# Simple joseki question [#945]

75.31.232.210: Simple joseki question (2007-04-11 07:36) [#3284]

Recall the joseki

A well-known joseki

after 10, black clearly needs to capture.
There are several places where I have seen this used as an
example of tesuji; black should play as follows:

A well-known joseki continuation

```  And now white plays somewhere down the side to use the wall.  Black's play is clever, the obvious descent of 1 at 2 leaves bad aji.  This is a tricky point as it also seems to take sente, so it is not so easy to be sure it is really worse.   This is not my question, however.   What I've never understood is what is wrong with 1 at 3:
```

Not good?

``` This seems the obvious and clean capture.   Comparing this to the standard joseki, the difference is the exchange of marked stones here:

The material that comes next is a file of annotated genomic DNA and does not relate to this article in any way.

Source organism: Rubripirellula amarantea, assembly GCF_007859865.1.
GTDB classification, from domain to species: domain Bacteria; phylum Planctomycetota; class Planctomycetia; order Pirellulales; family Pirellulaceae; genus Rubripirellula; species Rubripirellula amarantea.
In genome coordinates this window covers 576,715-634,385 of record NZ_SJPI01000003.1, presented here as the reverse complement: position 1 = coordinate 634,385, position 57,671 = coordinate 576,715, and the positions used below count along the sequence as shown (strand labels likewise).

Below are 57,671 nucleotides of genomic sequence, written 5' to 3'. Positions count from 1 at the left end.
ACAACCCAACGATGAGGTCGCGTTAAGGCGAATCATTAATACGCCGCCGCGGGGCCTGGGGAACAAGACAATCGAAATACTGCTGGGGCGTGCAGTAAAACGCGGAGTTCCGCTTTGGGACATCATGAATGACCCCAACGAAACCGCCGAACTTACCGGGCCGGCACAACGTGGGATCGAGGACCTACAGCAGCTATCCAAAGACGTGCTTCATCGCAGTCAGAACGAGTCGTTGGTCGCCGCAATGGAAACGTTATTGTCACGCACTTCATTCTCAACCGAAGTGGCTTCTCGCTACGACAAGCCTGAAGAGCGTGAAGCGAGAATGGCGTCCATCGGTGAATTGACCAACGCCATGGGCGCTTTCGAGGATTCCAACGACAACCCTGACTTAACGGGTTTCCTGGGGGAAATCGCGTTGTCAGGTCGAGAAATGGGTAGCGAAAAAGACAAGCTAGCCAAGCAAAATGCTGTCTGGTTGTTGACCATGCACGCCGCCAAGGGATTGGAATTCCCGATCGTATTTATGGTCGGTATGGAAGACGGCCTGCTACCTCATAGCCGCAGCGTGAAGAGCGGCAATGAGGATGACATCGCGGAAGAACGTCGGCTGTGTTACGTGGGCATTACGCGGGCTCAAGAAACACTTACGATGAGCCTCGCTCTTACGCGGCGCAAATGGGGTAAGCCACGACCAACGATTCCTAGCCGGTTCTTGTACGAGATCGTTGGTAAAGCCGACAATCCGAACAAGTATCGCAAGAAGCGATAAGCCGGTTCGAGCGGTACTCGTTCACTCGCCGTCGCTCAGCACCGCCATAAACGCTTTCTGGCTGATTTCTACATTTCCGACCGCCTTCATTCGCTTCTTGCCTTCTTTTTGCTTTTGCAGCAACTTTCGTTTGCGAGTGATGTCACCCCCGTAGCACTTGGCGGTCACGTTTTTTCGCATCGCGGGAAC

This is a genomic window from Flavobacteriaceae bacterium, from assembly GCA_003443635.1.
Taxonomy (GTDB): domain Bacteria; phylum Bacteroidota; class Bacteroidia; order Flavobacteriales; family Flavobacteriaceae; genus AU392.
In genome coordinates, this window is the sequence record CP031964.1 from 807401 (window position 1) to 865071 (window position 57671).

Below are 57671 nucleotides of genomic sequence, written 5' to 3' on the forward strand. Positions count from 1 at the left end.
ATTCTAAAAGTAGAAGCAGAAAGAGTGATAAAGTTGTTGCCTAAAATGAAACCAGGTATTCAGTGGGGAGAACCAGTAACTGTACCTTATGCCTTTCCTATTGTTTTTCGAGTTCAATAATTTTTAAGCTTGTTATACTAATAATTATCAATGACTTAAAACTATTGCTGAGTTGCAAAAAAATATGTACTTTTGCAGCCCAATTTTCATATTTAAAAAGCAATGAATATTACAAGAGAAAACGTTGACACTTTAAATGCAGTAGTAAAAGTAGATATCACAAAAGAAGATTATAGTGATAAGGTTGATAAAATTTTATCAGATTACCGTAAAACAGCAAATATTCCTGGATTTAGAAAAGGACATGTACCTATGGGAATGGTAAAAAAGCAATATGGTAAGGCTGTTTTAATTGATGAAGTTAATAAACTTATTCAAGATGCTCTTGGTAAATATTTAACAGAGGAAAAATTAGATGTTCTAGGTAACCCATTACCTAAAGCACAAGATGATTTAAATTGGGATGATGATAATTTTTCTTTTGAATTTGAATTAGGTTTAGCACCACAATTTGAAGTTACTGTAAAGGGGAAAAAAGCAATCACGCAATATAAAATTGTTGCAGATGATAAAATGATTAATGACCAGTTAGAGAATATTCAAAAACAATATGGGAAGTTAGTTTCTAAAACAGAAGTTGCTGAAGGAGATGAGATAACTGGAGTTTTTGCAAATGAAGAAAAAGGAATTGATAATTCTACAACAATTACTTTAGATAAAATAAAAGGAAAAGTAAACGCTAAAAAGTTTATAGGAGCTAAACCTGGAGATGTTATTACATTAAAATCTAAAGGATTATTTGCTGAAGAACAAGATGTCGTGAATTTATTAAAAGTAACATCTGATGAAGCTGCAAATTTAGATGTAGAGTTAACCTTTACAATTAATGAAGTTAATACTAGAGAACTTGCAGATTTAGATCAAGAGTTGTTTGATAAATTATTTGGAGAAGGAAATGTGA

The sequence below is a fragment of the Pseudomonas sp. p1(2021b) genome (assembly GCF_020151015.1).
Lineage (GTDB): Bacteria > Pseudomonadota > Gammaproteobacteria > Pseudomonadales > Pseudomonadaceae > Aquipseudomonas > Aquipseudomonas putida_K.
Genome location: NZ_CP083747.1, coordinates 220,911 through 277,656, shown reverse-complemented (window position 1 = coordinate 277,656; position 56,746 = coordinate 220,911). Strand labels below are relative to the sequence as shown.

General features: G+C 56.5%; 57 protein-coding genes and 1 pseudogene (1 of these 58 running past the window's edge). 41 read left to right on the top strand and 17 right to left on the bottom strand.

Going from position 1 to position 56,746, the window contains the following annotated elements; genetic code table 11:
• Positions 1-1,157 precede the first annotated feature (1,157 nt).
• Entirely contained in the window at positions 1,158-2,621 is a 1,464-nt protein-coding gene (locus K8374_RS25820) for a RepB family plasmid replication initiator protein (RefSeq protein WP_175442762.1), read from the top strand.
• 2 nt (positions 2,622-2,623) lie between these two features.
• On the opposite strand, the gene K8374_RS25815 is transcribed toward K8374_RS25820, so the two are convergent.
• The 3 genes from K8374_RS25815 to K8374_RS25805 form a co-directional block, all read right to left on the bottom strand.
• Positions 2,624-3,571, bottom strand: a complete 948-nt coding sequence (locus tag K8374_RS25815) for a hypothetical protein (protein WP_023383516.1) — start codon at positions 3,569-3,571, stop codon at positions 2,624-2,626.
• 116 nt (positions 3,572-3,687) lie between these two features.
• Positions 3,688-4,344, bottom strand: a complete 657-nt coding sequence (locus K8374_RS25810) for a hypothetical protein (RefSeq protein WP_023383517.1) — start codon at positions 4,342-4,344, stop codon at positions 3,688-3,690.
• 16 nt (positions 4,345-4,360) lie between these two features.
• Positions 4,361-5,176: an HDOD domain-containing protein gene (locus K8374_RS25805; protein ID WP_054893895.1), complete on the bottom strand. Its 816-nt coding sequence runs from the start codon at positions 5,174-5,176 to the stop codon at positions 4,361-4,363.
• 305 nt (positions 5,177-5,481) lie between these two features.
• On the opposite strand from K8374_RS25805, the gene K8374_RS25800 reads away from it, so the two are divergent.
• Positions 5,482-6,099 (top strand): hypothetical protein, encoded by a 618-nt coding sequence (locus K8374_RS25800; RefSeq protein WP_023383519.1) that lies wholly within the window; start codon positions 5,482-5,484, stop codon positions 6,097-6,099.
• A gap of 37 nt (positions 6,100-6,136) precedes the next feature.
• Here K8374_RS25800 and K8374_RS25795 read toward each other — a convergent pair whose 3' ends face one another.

```

Tewari

``` This seems a natural exchange, and it isn't clear to me how forcing it now favors black.   I guess I can see how this exchange is white's priviledge, so forcing it can't really hurt black - but what other options does white have that make black prefer to have it settled now?
```
X
Bill: Re: Simple joseki question (2007-04-11 17:39) [#3288]

Descent

Herman is right. The descent is White's play, not the hane.

Descent, too

White can play the descent here, too, aiming at Wa.

However, threatens to play at , so that, unless White plays a descent immediately, White must play the atari, leaving the standard diagram.

Connection

Now White's connection is not as good as either descent.

That's why the diagonal play is standard.

HermanHiddema: Tewari diagram analysed (2007-04-11 10:06) [#3285]

The exchange in the last diagram labeled Tewari is not good for white. It is an endgame exchange after which white must defend. If he doesn't defend, he shouldn't play it. If white wants to play here now to strengthen his group, he should play the descent.

So by playing the joseki move, black forces white to make an unfavorable exchange. White can't ignore because then the black hane is very strong.